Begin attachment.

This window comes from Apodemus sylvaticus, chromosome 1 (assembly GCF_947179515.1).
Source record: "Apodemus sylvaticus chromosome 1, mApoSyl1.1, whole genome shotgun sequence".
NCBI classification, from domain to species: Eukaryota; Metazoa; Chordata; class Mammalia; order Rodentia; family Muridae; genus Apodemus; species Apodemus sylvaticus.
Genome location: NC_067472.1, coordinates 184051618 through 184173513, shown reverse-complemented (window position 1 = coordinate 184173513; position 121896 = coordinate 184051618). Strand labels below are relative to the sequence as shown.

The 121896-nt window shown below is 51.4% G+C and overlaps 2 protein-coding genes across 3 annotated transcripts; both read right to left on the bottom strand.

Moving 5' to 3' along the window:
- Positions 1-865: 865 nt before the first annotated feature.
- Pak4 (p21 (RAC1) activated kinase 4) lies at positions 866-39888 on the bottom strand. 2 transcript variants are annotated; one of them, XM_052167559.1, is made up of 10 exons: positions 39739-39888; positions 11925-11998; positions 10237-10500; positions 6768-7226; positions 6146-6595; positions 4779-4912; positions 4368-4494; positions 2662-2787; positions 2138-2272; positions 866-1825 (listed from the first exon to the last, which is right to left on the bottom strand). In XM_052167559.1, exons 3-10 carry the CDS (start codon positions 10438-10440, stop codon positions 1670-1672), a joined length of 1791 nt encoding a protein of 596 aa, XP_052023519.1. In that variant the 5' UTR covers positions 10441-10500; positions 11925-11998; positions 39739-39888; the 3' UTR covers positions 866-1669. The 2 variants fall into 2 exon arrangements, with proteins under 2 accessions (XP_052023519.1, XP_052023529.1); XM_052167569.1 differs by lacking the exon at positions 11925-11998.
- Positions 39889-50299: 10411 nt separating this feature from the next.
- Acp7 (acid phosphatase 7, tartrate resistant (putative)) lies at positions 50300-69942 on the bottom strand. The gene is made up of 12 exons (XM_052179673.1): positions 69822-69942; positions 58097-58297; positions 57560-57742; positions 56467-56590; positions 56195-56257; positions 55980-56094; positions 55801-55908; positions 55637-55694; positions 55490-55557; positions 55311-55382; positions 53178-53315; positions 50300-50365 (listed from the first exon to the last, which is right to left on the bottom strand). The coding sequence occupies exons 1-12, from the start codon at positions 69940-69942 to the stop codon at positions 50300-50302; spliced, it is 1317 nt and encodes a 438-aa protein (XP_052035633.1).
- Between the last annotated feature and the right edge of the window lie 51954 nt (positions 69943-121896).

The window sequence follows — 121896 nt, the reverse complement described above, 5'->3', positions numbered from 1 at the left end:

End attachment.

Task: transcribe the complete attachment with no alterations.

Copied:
This window comes from Apodemus sylvaticus, chromosome 1 (assembly GCF_947179515.1).
Source record: "Apodemus sylvaticus chromosome 1, mApoSyl1.1, whole genome shotgun sequence".
NCBI classification, from domain to species: Eukaryota; Metazoa; Chordata; class Mammalia; order Rodentia; family Muridae; genus Apodemus; species Apodemus sylvaticus.
Genome location: NC_067472.1, coordinates 184051618 through 184173513, shown reverse-complemented (window position 1 = coordinate 184173513; position 121896 = coordinate 184051618). Strand labels below are relative to the sequence as shown.

The 121896-nt window shown below is 51.4% G+C and overlaps 2 protein-coding genes across 3 annotated transcripts; both read right to left on the bottom strand.

Moving 5' to 3' along the window:
- Positions 1-865: 865 nt before the first annotated feature.
- Pak4 (p21 (RAC1) activated kinase 4) lies at positions 866-39888 on the bottom strand. 2 transcript variants are annotated; one of them, XM_052167559.1, is made up of 10 exons: positions 39739-39888; positions 11925-11998; positions 10237-10500; positions 6768-7226; positions 6146-6595; positions 4779-4912; positions 4368-4494; positions 2662-2787; positions 2138-2272; positions 866-1825 (listed from the first exon to the last, which is right to left on the bottom strand). In XM_052167559.1, exons 3-10 carry the CDS (start codon positions 10438-10440, stop codon positions 1670-1672), a joined length of 1791 nt encoding a protein of 596 aa, XP_052023519.1. In that variant the 5' UTR covers positions 10441-10500; positions 11925-11998; positions 39739-39888; the 3' UTR covers positions 866-1669. The 2 variants fall into 2 exon arrangements, with proteins under 2 accessions (XP_052023519.1, XP_052023529.1); XM_052167569.1 differs by lacking the exon at positions 11925-11998.
- Positions 39889-50299: 10411 nt separating this feature from the next.
- Acp7 (acid phosphatase 7, tartrate resistant (putative)) lies at positions 50300-69942 on the bottom strand. The gene is made up of 12 exons (XM_052179673.1): positions 69822-69942; positions 58097-58297; positions 57560-57742; positions 56467-56590; positions 56195-56257; positions 55980-56094; positions 55801-55908; positions 55637-55694; positions 55490-55557; positions 55311-55382; positions 53178-53315; positions 50300-50365 (listed from the first exon to the last, which is right to left on the bottom strand). The coding sequence occupies exons 1-12, from the start codon at positions 69940-69942 to the stop codon at positions 50300-50302; spliced, it is 1317 nt and encodes a 438-aa protein (XP_052035633.1).
- Between the last annotated feature and the right edge of the window lie 51954 nt (positions 69943-121896).

The window sequence follows — 121896 nt, the reverse complement described above, 5'->3', positions numbered from 1 at the left end: